Once you have a solid plan, follow it religiously or you will be like a ship without a rudder. It's nearly impossible to improve your operations if you can't reliably look back and identify what failed and why. A plan is nothing if not a series of benchmarks against which to compare actual results. When you deviate from the plan, you rob yourself of the ability to compare actual results to the plan and modify as necessary. Did the plan fail because it was a bad plan, or because you didn't follow it to the letter? You will never know, so it's best to build a plan you can trust, based on research and informed projections, and stick to it without fail. At the end of each month/quarter/year, compare actual results to those projected by your plan and, if needed, adjust the plan's assumptions that failed to hold true. After a period of time (possibly a few years) you will have worked the bugs out of your plan and will have a very reliable method of projecting future growth and income. It is at this point that you can put together a larger, more ambitious plan and really grow the business. Trying to do so before you've worked these bugs out is a bit like slamming on the gas in a car with bald tires - you'll probably just sit there burning rubber but going nowhere fast.

One final point - sometimes the "business plan" you build is a one-line plan that simply says "Don't do it." You absolutely have to be willing to go where the numbers and research point you, and sometimes you find that there is simply no money to be made, either because of local conditions, lack of access to capital, inability to realistically compete etc. In these cases, you can either make major adjustments to the plan to make it "work" or go back to working for someone else, comfortable in the knowledge that you just saved yourself years of frustration and many thousands of wasted dollars.

Good Luck

Brendan Coots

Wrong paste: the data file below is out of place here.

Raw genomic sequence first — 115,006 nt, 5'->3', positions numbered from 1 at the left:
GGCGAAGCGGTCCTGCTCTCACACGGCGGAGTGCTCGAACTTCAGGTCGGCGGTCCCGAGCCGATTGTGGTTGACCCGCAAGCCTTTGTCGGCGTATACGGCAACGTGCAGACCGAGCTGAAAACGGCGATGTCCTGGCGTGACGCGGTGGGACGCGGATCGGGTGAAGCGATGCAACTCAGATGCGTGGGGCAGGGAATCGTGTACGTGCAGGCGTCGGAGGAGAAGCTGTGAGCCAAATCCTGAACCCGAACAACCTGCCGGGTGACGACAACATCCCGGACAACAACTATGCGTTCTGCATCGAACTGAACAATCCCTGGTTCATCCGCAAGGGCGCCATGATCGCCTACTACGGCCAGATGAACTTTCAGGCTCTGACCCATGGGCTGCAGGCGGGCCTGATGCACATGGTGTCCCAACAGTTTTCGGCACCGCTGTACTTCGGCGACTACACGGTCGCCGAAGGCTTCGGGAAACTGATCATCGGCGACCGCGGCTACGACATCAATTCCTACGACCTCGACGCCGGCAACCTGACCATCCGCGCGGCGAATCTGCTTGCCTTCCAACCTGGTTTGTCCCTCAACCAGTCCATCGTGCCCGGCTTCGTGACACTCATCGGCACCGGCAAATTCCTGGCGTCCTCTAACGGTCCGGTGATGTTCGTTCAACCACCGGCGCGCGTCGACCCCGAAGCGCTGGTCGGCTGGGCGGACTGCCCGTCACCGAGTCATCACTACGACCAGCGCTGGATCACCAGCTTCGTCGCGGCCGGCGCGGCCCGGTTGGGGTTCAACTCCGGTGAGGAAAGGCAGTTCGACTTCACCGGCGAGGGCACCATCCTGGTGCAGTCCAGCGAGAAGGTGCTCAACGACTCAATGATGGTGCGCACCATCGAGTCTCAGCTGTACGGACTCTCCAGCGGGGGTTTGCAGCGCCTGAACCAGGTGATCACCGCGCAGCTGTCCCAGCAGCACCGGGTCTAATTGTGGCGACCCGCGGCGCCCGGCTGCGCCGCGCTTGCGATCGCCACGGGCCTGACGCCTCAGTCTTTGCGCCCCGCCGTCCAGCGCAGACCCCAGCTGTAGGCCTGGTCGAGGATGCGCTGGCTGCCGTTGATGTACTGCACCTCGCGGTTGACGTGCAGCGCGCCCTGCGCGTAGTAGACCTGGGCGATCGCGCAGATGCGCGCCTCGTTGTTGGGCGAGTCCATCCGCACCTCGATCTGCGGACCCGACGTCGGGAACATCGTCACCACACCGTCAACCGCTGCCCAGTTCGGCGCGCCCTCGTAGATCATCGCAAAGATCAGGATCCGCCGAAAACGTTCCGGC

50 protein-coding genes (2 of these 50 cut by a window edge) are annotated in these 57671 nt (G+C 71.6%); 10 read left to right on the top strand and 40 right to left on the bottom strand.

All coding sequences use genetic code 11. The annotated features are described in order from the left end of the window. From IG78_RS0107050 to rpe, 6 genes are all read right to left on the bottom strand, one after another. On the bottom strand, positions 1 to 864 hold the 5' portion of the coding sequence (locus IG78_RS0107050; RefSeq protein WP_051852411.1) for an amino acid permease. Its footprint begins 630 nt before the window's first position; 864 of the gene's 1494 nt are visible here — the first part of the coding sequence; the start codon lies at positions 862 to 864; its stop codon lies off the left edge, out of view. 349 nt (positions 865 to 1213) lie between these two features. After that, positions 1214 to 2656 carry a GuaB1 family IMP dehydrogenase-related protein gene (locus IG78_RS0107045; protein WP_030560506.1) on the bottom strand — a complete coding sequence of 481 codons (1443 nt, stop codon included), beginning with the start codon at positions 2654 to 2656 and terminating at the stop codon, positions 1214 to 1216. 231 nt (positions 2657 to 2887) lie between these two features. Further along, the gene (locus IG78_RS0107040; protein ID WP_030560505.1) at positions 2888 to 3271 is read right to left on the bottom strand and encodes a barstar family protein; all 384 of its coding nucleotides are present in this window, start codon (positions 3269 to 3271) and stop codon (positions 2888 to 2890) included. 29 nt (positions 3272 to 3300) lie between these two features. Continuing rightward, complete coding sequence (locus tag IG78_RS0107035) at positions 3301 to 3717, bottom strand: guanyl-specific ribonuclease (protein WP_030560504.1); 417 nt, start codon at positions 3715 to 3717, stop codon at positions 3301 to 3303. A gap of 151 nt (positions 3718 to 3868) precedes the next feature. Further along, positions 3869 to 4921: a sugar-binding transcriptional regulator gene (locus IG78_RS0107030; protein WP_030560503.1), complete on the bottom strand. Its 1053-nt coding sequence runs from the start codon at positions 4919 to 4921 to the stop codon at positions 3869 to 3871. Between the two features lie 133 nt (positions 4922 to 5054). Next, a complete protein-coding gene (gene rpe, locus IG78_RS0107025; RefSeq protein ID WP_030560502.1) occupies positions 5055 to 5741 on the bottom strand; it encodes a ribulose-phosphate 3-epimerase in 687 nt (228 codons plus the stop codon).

Splitvision Digital

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Emre Tufekci S.O.A.Re: Post-production Case studies
by on Oct 14, 2009 at 6:56:49 pm

And the rest is here:

If you have very specific questions, shoot away. :)

Emre Tufekci

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Mark SuszkoRe: Post-production Case studies
by on Oct 14, 2009 at 7:30:17 pm

Brendan, your last paragraph alone was worth a million dollars.

"Oh, you wanted to RECORD that?"

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Ron LindeboomRe: Post-production Case studies
by on Oct 14, 2009 at 7:44:42 pm

[Mark Suszko] "Brendan, your last paragraph alone was worth a million dollars."

So, since you read it, Mark, when can Brendan expect to start seeing your payments?

(Man I loved that one -- ha!)


Ron Lindeboom

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Mike CohenRe: Post-production Case studies
by on Oct 16, 2009 at 2:57:16 am

Asking to read "case studies" seems to indicate someone who recently got their MBA, or someone who has read a lot of business books but not actually worked in the business in question.

If you have worked in post-production, you probably know what factors you need to consider before expanding or creating a business. Regardless of the type of business, you need to know the same facts: is there a market and demand for what you are selling, and how much do you think you can make (based upon overhead, cost of doing business etc).

As the others have so eloquently put it - ask a specific question and you'll get specific answers, or opinions, or both.

Mike Cohen

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grinner hesterRe: Post-production Case studies
by on Oct 16, 2009 at 7:39:20 pm

Mine is real simple. If the gig justifies it, I buy it. If it doesn't, I don't. I write no business plan because the plan is to evolve with the industry. I study no cases as they have nothing to do with my clientele and workflow. I think too many folks see this as a business and perhaps it is to some. If it were for me, I'd dress better and dislike it.